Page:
Austin Ainge Details Uniqueness of This Year's Pre-Draft Process

#CelticsDraft Presented by Putnam Investments

BOSTON – This year’s pre-Draft process has been unlike any other for scouting staffs across the NBA due to the COVID-19 pandemic. There were fewer college games from which to draw information, there were limited in-person meetings and workouts with prospects, and there has been an unprecedented eight-month gap from the last time most of these prospects have played in a competitive basketball game.

For the Boston Celtics’ basketball operations staff, such changes have required several adjustments to be made leading into Wednesday night’s Draft, of which assistant general manager Austin Ainge detailed Monday afternoon during a Zoom teleconference call with the media.

The most notable difference for Ainge and the rest of the crew has been the lack of in-person meetings. Typically, the team hosts several dozen prospects for workouts and interviews, but due to COVID-19 restrictions, each team has only been allowed 10 such meetings.

Adding onto that limitation was the fact that all 10 of those meetings and workouts operated on an individual basis, as opposed to a normal draft workout which allows several prospects of the same position to battle it out against each other.

“It helps to have guys in and put them in situations that we didn’t get to see in college,” Ainge said of the importance of the pre-draft workout process. “If a guy is not a great shooter, we have him shoot a lot. If a guy is not great at running pick-and-rolls, we put him in a lot of pick-and-rolls. If a guy, we’re worried about his closeouts, we put him in closeout drills. These types of things are helpful to get a little more info and we weren’t able to do that this year.”

As a result, the basketball operations team has resorted to watching hours upon hours of film. In some ways, this has been a positive from a scouting standpoint, because the long lay-off actually allowed scouts to dive far deeper into film reels than ever before.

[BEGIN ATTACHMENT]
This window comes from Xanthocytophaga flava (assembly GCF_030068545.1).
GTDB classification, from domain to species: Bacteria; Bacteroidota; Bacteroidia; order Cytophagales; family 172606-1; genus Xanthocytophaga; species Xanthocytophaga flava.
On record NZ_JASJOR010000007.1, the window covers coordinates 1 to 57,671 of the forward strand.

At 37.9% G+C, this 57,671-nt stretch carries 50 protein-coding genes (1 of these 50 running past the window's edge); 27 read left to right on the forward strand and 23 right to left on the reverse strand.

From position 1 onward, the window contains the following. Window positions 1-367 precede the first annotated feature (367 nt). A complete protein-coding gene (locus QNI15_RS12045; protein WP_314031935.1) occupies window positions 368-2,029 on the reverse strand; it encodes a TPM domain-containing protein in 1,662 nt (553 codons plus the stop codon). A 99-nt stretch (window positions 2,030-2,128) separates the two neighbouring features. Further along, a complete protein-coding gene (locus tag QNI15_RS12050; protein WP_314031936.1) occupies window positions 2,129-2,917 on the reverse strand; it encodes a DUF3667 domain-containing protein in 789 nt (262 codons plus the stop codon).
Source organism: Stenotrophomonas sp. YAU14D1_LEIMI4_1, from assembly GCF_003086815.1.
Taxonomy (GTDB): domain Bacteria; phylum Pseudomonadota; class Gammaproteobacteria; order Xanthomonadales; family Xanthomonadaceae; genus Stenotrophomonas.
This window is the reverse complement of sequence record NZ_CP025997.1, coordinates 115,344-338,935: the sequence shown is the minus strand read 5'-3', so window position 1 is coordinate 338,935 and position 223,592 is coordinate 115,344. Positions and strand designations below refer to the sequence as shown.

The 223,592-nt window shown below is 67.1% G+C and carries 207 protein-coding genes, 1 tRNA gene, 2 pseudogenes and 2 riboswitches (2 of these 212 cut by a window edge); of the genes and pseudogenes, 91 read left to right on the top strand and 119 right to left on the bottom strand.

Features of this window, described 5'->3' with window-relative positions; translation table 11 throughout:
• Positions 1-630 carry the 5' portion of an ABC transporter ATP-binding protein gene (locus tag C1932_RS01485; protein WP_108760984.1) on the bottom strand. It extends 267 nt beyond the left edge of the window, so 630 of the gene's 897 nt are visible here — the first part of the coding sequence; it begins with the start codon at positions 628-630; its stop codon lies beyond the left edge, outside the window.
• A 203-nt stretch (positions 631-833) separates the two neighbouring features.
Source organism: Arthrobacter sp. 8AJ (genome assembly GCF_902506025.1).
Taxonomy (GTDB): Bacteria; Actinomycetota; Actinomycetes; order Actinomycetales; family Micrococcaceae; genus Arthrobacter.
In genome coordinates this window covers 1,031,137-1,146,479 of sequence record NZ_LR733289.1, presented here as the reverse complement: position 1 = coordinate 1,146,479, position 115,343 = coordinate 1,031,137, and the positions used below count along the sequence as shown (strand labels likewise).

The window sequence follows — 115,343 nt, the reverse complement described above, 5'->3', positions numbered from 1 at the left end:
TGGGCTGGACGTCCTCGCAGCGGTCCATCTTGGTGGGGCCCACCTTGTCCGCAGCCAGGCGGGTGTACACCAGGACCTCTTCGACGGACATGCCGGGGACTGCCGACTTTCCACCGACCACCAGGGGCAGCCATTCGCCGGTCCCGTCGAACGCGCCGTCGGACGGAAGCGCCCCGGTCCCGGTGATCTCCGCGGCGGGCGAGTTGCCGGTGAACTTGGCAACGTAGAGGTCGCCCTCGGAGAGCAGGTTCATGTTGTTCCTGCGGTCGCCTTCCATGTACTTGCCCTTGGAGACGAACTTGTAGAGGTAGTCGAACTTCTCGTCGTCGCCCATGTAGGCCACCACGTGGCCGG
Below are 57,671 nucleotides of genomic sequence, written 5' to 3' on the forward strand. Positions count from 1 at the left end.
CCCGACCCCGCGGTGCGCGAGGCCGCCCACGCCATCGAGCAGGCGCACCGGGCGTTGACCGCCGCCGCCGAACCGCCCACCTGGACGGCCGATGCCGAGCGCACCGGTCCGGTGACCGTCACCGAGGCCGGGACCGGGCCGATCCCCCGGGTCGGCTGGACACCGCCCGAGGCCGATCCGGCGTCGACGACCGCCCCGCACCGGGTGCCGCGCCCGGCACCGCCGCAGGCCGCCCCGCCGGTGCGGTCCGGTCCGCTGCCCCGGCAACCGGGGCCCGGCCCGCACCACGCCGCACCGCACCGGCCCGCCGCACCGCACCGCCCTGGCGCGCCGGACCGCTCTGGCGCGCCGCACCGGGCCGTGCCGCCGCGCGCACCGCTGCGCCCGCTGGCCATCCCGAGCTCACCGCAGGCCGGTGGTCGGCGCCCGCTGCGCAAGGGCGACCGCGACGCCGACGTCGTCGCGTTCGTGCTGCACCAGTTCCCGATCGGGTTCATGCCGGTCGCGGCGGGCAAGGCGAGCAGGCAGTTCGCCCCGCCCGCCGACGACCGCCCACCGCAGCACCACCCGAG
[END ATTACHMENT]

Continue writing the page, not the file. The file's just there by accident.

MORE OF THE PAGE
What that film does not include, however, is the prospects’ off-court personality traits and ethics.

In-person meetings hold great value to the Celtics, as it allows the basketball operations staff to take players out to lunch or dinner and get to know them more on a personal level. Austin’s father and boss, Danny Ainge, has said that he never would have acquired Rajon Rondo during the 2006 Draft had he not met face-to-face with the Kentucky product. Their in-person meeting allowed Ainge to dissect Rondo’s character, of which Ainge obviously approved to the point where he felt that the point guard was a must-have in that year’s Draft.

Since each team was only allowed to physically meet with 10 prospects leading into this year’s Draft, the basketball ops staff had to be extra strategic in the selection process. The rest of the meetings were done over Zoom.

“It was hard to be honest,” the younger Ainge said of that process. “Everyone on my staff saw some guys more than others. Due to the limits of personal time and travel, there’s one guy I saw only twice and wanted to see again, and others Mike Zarren saw five times and didn’t get to see another guy. It was hard to balance all those things. We did the best we could and picked some guys we didn’t see as much as a staff, or we thought might have had more potential to improve over an eight-month layoff in some cases.”

Despite all of the obstacles they faced this year throughout the pre-Draft process, the Celtics feel confident heading into Wednesday night knowing that they did everything in their power to learn as much about this year’s draft class as possible.

“We'll do the best we can,” Danny Ainge said last Wednesday afternoon. “That's why we scout all year, and watch players throughout the course of the season, and try to prepare for this moment.”

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